Emergency kit essentials for your road trip
Posted by: Cal on 26/09/2014
As the days become longer, daylight saving begins and the sun becomes warmer, it might be a good time to gather some friends together and embark on a good old-fashioned road trip.
However, in all the excitement of hitting the open road, you might forget one important piece of luggage - an emergency vehicle kit. Although the risk is low, breakdowns and incidents can happen at any point and if the accident doesn't involve any other vehicles, then you could be out on your own.
You could purchase a pre-packed kit, but it is easier and cheaper to prepare one yourself. This means that you know what is included and it can be personalised to your requirements.
It is important to note that your mobile phone won't pick up coverage in all parts of Australia which is where you kit will be imperative.
Here are some of key items that your emergency kit should include:
A First-Aid kit is probably the most important part of any emergency vehicle kit. If you are involved in an accident on the open road with emergency services and facilities some time away, the equipment can help save someone's life.
To cover a number of different scenarios, this should include bandages, antiseptic cream, medical tape, Paracetamol tablets and an emergency blanket. Remember to include your personal medications as well.
Food and water
Being a road trip, you have probably packed enough food to feed an army, but it is vital to pack some non-perishable food in the emergency kit. These foods should be able to handle being stored away for some months and can include dried fruit, nuts and muesli bars.
Authorities recommend that you carry around at least 1 litre of water in your vehicle at all times. One of life's necessities, water can be used in a number of different situations including refilling a radiator, cleaning cuts or cooling the engine.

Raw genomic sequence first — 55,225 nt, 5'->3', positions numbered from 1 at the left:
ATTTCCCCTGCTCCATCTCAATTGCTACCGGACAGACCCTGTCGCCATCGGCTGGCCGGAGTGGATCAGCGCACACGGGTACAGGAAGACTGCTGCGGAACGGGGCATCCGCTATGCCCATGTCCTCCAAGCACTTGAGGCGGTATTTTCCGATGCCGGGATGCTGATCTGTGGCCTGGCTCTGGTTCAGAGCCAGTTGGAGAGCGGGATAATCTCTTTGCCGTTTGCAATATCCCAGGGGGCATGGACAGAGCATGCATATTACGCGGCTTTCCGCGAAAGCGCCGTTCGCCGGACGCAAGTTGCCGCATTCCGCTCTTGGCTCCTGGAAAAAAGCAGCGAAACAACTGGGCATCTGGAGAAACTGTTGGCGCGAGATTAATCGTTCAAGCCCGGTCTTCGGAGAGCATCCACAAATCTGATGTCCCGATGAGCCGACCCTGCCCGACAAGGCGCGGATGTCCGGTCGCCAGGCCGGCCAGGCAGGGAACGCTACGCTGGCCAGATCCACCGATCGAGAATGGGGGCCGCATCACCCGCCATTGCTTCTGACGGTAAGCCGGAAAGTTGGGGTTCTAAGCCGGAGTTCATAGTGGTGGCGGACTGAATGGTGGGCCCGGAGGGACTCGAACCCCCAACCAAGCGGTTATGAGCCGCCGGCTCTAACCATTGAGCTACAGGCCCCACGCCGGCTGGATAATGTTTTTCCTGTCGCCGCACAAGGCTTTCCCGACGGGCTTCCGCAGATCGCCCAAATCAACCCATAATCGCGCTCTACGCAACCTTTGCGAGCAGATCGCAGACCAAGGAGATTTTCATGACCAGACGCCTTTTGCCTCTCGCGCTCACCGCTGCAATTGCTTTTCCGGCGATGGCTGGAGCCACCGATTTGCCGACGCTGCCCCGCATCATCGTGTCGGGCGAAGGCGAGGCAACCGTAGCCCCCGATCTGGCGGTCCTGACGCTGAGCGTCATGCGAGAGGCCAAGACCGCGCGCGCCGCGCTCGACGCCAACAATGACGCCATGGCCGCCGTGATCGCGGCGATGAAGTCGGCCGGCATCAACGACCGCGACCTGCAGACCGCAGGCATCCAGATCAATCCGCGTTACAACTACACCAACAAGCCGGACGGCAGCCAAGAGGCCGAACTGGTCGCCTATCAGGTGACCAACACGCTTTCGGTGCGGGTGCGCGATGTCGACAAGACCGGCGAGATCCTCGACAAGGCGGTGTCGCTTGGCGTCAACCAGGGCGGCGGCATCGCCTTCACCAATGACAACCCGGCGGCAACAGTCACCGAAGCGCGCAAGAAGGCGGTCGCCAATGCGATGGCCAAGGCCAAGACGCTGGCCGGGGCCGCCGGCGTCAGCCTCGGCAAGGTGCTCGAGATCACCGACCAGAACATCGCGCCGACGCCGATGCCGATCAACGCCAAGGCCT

Clothes and blankets
Again, on a road trip, you could have bags of clothes - but will any of them be able to help you? Even though the warmer summer temperatures are on their way, the mercury can still dip close to freezing at night in some of the more rural areas.
In this situation, it will be helpful to have several extra blankets or jumpers stored in the boot of your car. Not only can this be helpful overnight, you can put something on if your clothing have become greasy after a breakdown.
Road maps and paper
Although it might seem like an obvious tip, having road maps stored in your emergency kit can prove helpful in many situations. Imagine if your battery dies, leaving you with no electronics - your GPS could be of no use. Having a map could lead emergency services to your location.
Add some paper and pens to your kit as well. In the event of accident, it will be necessary to take down insurance details or location information. This is essentially a safe guard against your mobile phone losing charge out on the open road.
Spare tyre and tyre jack
Should your road trip be cut because of a flat tyre or blowout, you will call on your trusty jack and spare tyre - if you have one.
It is important to constantly check the condition of your spare tyre to ensure that it hasn't go flat and is still in good nick. However, your spare tyre will be useless with a jack and some instructions to changing the tyre.
If this process is new to you, then print out some steps and leave them in the emergency kit so if the time arising, you can quickly change the tyre and get on with your road trip.